Though Iran is poised to be a major foreign policy issue (or political football) in the 2012 elections, Obama’s speech at the U.N. only mentioned Iran in passing.  And Ahmadinejad’s predictably controversial speech at the U.N. today will hardly provide for political openings to engage for U.S.-Iran engagement.  Yet the immediacy of the need to dialogue with Iran to address issues of concern remains, and several potential opportunities to make progress have recently cropped up.
The outgoing Chairman of the Joint Chiefs of Staff, Admiral Mullen, has made clear in his recent call that the U.S. should be opening “channels of communication” with Iran:

We are not talking to Iran so we don’t understand each other.  If something happens it’s virtually assured that we won’t get it right that there will be miscalculations, which would be extremely dangerous in that part of the world.

Meanwhile, Iran has made apparent attempts to renew negotiations with the P5+1.  One came in the form of a letter to E.U. Foreign Policy Chief Catherine Ashton, which reportedly drops preconditions for talks, and the other was a public statement expressing Iran’s potential willingness to allow “full supervision” of Iran’s nuclear program by the IAEA.
At the same time, Ahmadinejad’s trip to New York comes at a time when he is severely weakened back at home and may be looking to discuss negotiations to increase his political clout ahead of upcoming Majles elections.  Evidence for this comes in the noticeable softening of his recent tone and with his claim that Iran would stop enrichment of 20 percent uranium if the West would sell Iran fuel plates for the Tehran Research Reactor.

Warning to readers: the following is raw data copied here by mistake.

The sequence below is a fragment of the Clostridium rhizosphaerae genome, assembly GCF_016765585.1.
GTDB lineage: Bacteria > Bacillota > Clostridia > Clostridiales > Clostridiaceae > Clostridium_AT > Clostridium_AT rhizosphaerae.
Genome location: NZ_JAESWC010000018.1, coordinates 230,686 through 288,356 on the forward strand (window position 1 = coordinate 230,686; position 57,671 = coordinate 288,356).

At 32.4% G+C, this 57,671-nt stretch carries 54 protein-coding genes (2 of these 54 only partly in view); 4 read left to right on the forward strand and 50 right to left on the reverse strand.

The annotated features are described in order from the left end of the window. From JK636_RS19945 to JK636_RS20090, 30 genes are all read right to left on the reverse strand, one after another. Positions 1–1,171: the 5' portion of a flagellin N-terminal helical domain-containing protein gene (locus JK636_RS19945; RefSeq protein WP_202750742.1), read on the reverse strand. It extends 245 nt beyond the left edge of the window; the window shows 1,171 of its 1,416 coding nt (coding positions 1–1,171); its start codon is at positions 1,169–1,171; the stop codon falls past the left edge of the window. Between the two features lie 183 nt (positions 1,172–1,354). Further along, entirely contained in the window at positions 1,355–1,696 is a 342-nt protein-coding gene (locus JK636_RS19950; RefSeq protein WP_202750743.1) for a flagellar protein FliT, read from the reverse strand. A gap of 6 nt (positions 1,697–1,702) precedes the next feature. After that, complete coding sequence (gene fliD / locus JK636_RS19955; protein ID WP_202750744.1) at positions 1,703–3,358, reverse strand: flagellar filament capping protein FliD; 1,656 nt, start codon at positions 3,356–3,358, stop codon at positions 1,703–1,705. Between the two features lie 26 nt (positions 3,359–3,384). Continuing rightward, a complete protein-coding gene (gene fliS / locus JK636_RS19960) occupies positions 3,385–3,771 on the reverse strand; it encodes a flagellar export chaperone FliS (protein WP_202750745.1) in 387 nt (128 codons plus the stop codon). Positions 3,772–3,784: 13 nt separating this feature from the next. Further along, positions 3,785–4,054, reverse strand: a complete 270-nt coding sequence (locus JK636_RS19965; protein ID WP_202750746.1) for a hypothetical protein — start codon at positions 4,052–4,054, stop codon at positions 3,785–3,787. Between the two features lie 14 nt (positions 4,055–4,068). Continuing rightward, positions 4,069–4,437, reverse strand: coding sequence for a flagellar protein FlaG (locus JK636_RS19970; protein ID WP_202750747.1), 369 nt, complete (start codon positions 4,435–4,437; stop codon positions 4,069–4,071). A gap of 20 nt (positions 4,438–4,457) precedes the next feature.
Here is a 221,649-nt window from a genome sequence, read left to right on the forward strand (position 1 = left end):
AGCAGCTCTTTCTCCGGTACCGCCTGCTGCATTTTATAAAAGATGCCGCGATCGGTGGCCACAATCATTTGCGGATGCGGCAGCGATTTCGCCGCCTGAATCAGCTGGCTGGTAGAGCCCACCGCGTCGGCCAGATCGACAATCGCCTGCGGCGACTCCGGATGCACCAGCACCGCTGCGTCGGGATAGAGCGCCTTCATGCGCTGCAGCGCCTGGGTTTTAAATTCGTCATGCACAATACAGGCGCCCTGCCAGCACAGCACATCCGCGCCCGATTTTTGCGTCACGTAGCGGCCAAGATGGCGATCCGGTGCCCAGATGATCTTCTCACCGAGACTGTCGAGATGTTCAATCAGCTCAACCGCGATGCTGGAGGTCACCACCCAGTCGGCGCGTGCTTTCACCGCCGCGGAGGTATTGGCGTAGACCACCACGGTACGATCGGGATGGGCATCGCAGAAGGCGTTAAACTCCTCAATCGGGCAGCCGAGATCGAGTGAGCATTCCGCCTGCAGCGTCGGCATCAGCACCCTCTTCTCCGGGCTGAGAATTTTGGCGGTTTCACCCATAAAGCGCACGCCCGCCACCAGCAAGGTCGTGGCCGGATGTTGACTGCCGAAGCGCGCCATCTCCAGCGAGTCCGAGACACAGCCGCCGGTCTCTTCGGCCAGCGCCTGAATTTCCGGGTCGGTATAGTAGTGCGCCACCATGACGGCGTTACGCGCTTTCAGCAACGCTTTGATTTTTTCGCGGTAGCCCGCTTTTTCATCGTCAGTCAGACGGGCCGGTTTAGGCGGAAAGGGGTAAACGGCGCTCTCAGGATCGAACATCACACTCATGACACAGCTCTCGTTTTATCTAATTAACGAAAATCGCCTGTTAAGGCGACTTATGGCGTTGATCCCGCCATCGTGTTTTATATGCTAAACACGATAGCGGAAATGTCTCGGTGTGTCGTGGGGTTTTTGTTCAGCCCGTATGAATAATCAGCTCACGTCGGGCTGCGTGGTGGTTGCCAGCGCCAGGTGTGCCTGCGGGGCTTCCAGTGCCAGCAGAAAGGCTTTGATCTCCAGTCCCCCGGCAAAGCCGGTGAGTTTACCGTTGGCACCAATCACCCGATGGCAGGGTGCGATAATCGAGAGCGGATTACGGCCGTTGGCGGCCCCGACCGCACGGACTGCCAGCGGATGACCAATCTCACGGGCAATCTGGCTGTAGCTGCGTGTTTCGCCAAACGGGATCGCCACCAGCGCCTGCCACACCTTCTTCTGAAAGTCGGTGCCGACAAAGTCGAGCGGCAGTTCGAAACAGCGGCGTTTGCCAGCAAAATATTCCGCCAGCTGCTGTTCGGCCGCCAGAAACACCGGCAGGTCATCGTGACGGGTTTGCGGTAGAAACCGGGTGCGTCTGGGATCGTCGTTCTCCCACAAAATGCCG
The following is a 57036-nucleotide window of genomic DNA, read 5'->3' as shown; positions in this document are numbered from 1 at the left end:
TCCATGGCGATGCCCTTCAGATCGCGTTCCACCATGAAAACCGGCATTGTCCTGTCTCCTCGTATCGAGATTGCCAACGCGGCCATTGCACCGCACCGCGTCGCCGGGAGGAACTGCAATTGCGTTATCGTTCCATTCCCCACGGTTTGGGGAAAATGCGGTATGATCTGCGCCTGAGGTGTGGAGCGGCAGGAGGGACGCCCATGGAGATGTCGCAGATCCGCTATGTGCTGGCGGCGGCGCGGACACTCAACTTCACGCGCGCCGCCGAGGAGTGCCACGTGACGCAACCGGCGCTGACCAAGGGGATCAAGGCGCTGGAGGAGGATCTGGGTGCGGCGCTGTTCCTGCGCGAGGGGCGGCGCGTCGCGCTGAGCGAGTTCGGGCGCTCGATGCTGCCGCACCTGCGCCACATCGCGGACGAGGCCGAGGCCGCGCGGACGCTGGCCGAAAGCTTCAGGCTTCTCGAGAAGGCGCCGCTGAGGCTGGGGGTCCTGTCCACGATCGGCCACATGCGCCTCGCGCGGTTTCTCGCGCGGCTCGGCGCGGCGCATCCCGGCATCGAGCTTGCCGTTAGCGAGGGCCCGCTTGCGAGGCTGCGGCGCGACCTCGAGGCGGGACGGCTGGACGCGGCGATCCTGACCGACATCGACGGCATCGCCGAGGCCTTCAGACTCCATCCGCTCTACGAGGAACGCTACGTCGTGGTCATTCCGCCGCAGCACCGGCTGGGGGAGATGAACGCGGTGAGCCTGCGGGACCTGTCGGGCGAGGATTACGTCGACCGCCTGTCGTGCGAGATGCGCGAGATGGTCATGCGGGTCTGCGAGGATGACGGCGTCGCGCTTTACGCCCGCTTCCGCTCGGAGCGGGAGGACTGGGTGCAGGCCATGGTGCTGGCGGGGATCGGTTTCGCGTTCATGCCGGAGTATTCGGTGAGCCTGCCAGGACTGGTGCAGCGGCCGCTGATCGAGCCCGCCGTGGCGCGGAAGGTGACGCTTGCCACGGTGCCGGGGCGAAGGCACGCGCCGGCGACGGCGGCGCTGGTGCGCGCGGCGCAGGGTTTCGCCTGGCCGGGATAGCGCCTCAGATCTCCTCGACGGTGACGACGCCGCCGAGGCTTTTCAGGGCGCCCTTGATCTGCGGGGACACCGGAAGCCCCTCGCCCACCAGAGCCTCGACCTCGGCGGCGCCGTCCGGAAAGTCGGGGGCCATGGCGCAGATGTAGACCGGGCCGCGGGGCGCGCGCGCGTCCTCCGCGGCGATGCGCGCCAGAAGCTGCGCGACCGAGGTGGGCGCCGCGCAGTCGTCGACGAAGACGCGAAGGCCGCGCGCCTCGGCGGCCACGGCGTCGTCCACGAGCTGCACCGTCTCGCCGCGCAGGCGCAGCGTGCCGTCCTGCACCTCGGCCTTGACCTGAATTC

Collectively all these things seem to indicate that the timing is right to lay the ground work for negotiations, right?
Not so fast.  Even with these positive indicators, the deck seems stacked in the opposite direction.
On the Iranian side, Ahmadinejad’s weakened political state casts doubt on his ability to deliver on his agreement to halt enrichment at the 20 percent level.  He enjoys little support in the Majles and he just had a very public falling out with Khamenei.  On the other hand, Ahmadinejad’s gambit to get the two American hikers released from prison—in which he took on his rivals in the Judiciary—seems to have yielded results, but not without high drama that further exposed the serious fissures among the government’s political elites.
On the U.S. side, any chance of talks on the sidelines of the UN this week are null—that’s because a ‘no contact policy’ is in place that bans all interactions between American diplomats and their Iranian counterparts.  As a result, American journalists have far greater ability to engage the Iranians than American diplomats.
Moreover, in the U.S. we have officially entered the political “silly season” that is the electoral cycle.  Rational discussion, already in dwindling supply, has been put on pause in favor of inflated rhetoric by candidates attempting to out-hawk one another on Iran.  At such a time, President Obama is more likely to use  potential Iranian overtures as an opportunity to look tough on foreign policy than to begin negotiations.
Thus, even though it may seem like the ‘best of times’ to press for negotiations, the political realities in Tehran and Washington make it ‘the worst of times’.  As such, there appears to be less opportunity to move the ball forward on the diplomatic front and more opportunity to toss around political footballs.

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